“I mean, you go from the first 12 weeks where we were breaking every record known to man, and so we were playing at a crazy level. And so maybe we just came back down to more of a human level,” Brees continued. “We weren't as efficient. Just missed on some things that should have been routine stuff and maybe didn't catch some of the breaks that we were catching early. But no, nothing major.”
Brees does work diligently to make sure “nothing major” arises, though.
He has for years.
Much like Brady, Brees has intently studied his diet and exercise routines, adding elements that he believes can help him keep defying the aging process. Both have insisted that they think they can keep playing at a high level until age 45, at least.
For example, Brees stopped throwing on Wednesdays during the regular season a few years ago because of his emphasis on recovery.
“Certainly he knows as you get older you start losing certain things,” Lombardi said. “And he knows how to compensate for that, whether it’s, ‘Hey I’m gonna get a little bit more mobility so I can get more torque in my throw’ or, ‘I’m gonna take two extra inches on this stride.’ You know he’s got everything mathematically figured out what he’s gonna do with his throwing motion to compensate for anything he might think he’s losing.”
"I feel like I'm pretty aware of what you lose with the aging process. So everything I do from a training perspective, from a recovery perspective, is to combat that." Drew Brees
Durkin said one of the things that Brees added to his workout routine this offseason was an increase in fascial stretch therapy, among other tweaks. Brees also has focused heavily on his core strength for several years.
“When we work out, we’re still gonna work out hard, we’re gonna be intense,” Durkin said. “I’ve gotta monitor the volume a little bit more. But the big change is the recovery. And just making sure he’s getting all his body work and pilates and all the other ancillary type movements that are gonna keep him fresh and limber and flexible.”
Durkin is hardly an impartial audience. But he insisted that Brees looked as sharp as ever over the past month while they were training in Southern California. Durkin said he showed video of Brees’ footwork to his son, who is a high school quarterback.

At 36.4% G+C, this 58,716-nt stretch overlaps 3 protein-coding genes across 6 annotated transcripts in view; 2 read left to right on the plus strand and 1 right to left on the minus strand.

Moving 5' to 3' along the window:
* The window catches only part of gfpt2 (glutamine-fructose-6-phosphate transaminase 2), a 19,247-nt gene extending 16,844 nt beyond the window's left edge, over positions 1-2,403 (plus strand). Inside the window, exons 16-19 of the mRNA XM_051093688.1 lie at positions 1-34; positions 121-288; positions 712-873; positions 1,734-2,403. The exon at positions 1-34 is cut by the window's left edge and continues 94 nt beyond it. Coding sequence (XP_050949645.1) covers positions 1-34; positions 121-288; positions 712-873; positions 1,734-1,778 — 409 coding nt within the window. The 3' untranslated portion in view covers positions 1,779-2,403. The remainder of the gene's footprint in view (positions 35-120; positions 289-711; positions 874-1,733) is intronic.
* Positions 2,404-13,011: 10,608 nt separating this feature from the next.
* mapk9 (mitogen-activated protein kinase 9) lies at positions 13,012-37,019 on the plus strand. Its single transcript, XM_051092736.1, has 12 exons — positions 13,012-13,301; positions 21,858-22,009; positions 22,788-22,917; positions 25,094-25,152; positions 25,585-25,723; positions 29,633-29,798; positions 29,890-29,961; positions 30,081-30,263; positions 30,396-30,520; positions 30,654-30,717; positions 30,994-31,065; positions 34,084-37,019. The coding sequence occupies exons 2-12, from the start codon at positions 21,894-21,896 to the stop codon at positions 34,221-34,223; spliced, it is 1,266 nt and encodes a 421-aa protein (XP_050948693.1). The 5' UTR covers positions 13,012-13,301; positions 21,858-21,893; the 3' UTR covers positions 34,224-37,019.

“I don’t know if Drew is necessarily gonna torch you with a 60-yard bomb on a consistent basis. But I can tell you what, when it comes to 35 yards and in and the high-percentage passes, man, his feet and his quick release is as good as ever,” Durkin said. “I think this offseason, because of the way last season ended, it took him a little bit longer to get to the point where he was ready to go. He probably took a month off. But a month ago, I saw a switch take place. And all of a sudden, you see the Drew Brees that everyone expects.
“I don’t think the wall for Drew is gonna be a physical wall. I don’t. I think that would happen at like 45, 46 years old for him, the way he takes impeccable care of himself. I think it’s just gonna be, ‘Mentally, can he prepare for another season with the energetic demand it takes?’ Drew, as you know, is so maniacally focused in-season. The energy demand it takes to be a quarterback at his level is as much taxing as the physical aspect.”
For now, anyway, Durkin said Brees has both boxes checked.
“I don’t know when it’s gonna be Drew’s last year. No one really does, and I don’t think Drew does. But I can tell you this, he is so much in the now, so much in the moment of like every huddle or every practice or every conversation. You really could tell in the last month he was just enjoying the process,” Durkin said. “I think he recognizes that there aren’t a lot of snaps left. There aren’t a lot of years left. And he loves the nucleus of this team. And that’s what drives him.”
Saints defensive end Cameron Jordan joked that he is convinced both Brees and Brady will play until they’re 50 or 55, that they’re “just seeing who can outlast the other.”
“I mean, the throwing technique is still there, intermediate routes are always gonna be there. Their mind is what sets them apart,” Jordan said. “There’s not too many minds like Drew Brees.”
Brees, meanwhile, has refused to put any sort of timetable on his career, saying for the past couple of seasons that he is taking it one year at a time.
And as long as he’s out here, Brees figures he can keep adding to his repertoire.
“By no means have I arrived,” Brees said. “I had a coach tell me, ‘As long as you're green, you will continue to grow, but as soon as you’re ripe, you’ll soon be rotten.’ As soon as you think you know it all, you’re done.
“So I’m still green. I’ve still got things to learn.”